We look after a couple of Head burners and they are made of so many bits its a wonder they don’t leak. I don’t think there is anything on them apart from the can and coils that doesn’t come from a gas fitters shop. They are a four sided version of the Aerostar with a raucous pilot light that does work well but no igniter (in the traditional American way). They come in pairs and have a rather parallelogram type of gimballing system that given half a chance will have a finger off. Also the hoses have a manifold and gauges built in and in the normal course of events are fitted to the basket making rigging and de-rigging easy (if you’ve worked out how to do it) or a real faff. Fair play they are light and you can probably buy bits from your local hardware store. As a result of numerous ninety degree fittings and connecting bits you do have to be very careful dismantling them as unless you support adjacent bits it is quite easy to unintentionally loosen a bit deeper in its guts. The annual inspection requires the pilot light filters and blast valve seals to be changed. The blast valves are the old Rego toggle type so no problem with seals for them but you need to be extremely careful other bits don’t get dislodged. There is a whisper valve on one side linked via an interesting spring to the main valve. To operate it you have to pull out the end of the handle which releases a locking pin. I have no idea why but I’m sure Mr Tarp Head will put me right. The filter on the burner pilot feed is a standard roll-up filter item, a Swan filter tip does it, and Jane uses them! Bracing myself now from a backlash from the States we’ll move on.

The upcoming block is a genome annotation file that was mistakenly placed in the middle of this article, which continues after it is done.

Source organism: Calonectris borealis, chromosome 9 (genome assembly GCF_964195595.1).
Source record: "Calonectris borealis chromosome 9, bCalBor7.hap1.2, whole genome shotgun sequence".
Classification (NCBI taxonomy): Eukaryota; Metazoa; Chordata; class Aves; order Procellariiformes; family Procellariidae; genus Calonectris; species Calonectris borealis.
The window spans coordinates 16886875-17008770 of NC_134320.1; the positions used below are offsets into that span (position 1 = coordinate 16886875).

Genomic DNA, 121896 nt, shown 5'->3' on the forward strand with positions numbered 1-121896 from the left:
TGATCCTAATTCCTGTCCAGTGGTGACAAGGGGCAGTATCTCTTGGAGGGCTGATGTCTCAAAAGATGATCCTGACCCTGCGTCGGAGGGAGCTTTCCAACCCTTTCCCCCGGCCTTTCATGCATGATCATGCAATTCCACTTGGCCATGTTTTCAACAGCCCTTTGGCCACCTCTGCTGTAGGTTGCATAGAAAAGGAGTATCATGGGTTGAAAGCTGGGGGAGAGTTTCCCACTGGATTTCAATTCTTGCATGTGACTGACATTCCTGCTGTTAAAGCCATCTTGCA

Zebedee Bishy often turns up with something gloriously Old & Rusty with a quizzical look on his face. Naturally his stuff is almost always a serious challenge value 10. Over the years we have got some serious pre-historic burners (not always a wise move) running again in a slightly safer way. The latest Bishy Burner we have in at the moment and, under the present Corrie virus situation, will be a guest for a while is what appears to be a Cameron Mk4 single but look closely and you’ll see that whilst the can and valving is almost certainly Cameron Mk4 the coils most definitely are not. They are rather exquisitely formed parallel four siders with four feeds from the bottom and up the sides. Whoever bent up these and formed them into a cohesive coil was seriously skilled. Quite how well they work we haven’t yet tried as when they arrived fuel came out of everywhere except where it needed so they have had a bit of a rebuild! It was mooted that they may have been experimental Cameron ones but the coils have a distinct American look. I’m looking forward to trying this out as I reckon it will be pretty efficient but parallel coils don’t as a rule last that long as the heating effect is not very even. Early Sky burners suffered badly from that, the later ones with the tapered coils will probably go on forever. Having said that this burner has eight jets and a whisper valve, albeit the old screw type but that may be changed. It would be great for a homebuild. Contact Pete Bish at Zebedee Balloon Services for details but bear in mind that under the present circumstances it may not be available for a while!